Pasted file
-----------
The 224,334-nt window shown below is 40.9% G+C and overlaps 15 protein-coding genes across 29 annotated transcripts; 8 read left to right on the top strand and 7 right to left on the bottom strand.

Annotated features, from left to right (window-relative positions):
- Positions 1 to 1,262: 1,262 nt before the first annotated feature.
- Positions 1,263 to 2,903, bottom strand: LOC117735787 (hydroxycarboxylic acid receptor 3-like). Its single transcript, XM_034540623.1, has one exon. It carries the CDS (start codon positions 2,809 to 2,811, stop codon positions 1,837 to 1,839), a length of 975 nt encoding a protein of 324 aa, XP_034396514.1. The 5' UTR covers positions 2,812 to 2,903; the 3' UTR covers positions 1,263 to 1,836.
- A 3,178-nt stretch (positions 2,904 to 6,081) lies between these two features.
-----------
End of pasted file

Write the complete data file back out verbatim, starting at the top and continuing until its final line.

The 224,334-nt window shown below is 40.9% G+C and overlaps 15 protein-coding genes across 29 annotated transcripts; 8 read left to right on the top strand and 7 right to left on the bottom strand.

Annotated features, from left to right (window-relative positions):
- Positions 1 to 1,262: 1,262 nt before the first annotated feature.
- Positions 1,263 to 2,903, bottom strand: LOC117735787 (hydroxycarboxylic acid receptor 3-like). Its single transcript, XM_034540623.1, has one exon. It carries the CDS (start codon positions 2,809 to 2,811, stop codon positions 1,837 to 1,839), a length of 975 nt encoding a protein of 324 aa, XP_034396514.1. The 5' UTR covers positions 2,812 to 2,903; the 3' UTR covers positions 1,263 to 1,836.
- A 3,178-nt stretch (positions 2,904 to 6,081) lies between these two features.